Due to variations in fabrication tolerances and the need for varying adjustments to the detenting and biasing forces, certain types of actuators may at times be configured to “overtravel.” A means of dealing with such actuator overtravel is needed so that the actuator will always deliver a specific amount of actuation motion to the valve sealing element. Such overtravel means for actuator overtravel is discussed in Example 13.

EXAMPLE 1 A Dual Snap Action Means Having a Spring-Pin Bias

FIGS. 1A and 1B show a longitudinal section of a reciprocating cylindrical actuator 12 housed within a valve body 11 in a first and second position respectively. For clarity, up is used to refer to the side to which external pressure is applied, such as the inlet side of the valve from a pump and is shown on the right hand side of the drawings. For FIGS. 1A and 4B, the valve attached to the actuator is not shown.

The body 11 has a first cylindrical counterbore 13 on its upper end, an adjoining and somewhat smaller diameter cylindrical counterbore, and a transverse shoulder 19 positioned therebetween. The actuator 12 has a piston head 20 at its upper end that is exposed to pump or other controlling external pressure, such as a selectably applied control fluid pressure. There are two annular grooves or detents positioned axially along the actuator 12 and spaced to reflect the distance of the actuator stroke. The first groove 16 is located closer to the piston head 20 than the second groove 14. The space between piston head 20 and shoulder 19 defines a chamber 17 which may contain one or more bias springs and/or a gas precharge for providing biases to piston head 20. If a gas precharge is used, chamber 17 functions passively as an accumulator. These biasing factors are indicated in FIGS. 4A and 4B. Alternatively, selectably applied fluid pressure may be introduced into chamber 17 for direct control of the pressure force on the lower end of the actuator.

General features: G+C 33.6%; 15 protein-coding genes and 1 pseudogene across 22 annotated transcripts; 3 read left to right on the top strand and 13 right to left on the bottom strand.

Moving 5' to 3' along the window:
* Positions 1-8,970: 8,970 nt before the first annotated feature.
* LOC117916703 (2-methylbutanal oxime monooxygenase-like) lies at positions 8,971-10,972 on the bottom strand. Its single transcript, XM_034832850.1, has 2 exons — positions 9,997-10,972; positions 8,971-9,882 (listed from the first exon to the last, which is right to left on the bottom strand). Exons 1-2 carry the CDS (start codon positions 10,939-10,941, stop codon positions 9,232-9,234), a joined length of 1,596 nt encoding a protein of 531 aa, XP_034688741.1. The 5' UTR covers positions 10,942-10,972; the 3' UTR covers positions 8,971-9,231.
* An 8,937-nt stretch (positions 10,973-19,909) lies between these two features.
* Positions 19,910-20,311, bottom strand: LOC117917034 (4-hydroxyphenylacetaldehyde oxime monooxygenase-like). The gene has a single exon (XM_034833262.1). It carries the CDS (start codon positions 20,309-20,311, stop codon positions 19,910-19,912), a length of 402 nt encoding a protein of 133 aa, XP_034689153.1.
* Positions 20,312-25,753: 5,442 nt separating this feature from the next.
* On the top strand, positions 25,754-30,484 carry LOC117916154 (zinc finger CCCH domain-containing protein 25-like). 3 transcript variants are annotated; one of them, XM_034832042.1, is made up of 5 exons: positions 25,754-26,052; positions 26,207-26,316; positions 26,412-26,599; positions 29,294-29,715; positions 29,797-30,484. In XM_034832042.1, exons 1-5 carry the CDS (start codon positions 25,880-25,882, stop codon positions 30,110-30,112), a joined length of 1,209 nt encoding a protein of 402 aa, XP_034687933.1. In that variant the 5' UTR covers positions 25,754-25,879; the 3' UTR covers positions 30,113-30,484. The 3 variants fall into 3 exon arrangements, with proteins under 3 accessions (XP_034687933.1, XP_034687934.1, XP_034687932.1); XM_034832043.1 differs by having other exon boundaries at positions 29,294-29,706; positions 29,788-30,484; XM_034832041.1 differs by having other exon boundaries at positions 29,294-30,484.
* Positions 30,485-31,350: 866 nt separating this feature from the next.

The piston head moves within the first cylindrical counterbore 13 as the valve opens and closes. The actuator rod 12 is sealed against the interior surface of the body 11 with O-ring 18 (on the piston head 20) and O-ring 21 (located lower on the actuator rod 12 than groove 14).

One or more drilled and tapped holes 22, all located in the same plane transverse to the axis of actuator 12 and perpendicular to the longitudinal axis of the actuator 12, are located in the smaller diameter cylindrical section of body 11. One or more commercially available threaded-body ball plungers or spring-pins 25, such as those shown in the Carr Lane Manufacturing Co. 1998 Catalog Component Parts of Jigs and Fixtures as items CL-70-SPS-1 or CL-70-SBP-3, are mounted in tapped holes 22 in order to engage either groove 14 or groove 16.

FIG. 2 is a longitudinal section of the spring-pin 25. The spring-pin 25 has an annular externally threaded body 27 with a top end 23 that has a slot 24 that can be used for engagement by a screwdriver to assist in the installation of the spring-pin or in its adjustment. Spring-pin 25 has a central bore that houses a coil spring 28 between the top end 23 and the reciprocating plunger 26 with a ball nose. Coil spring 28 biases the plunger 26 outward to engage the grooves. When force is applied to the outside end of the plunger 26 that exceeds the biasing of the coil spring 28, the plunger 26 will retract inward.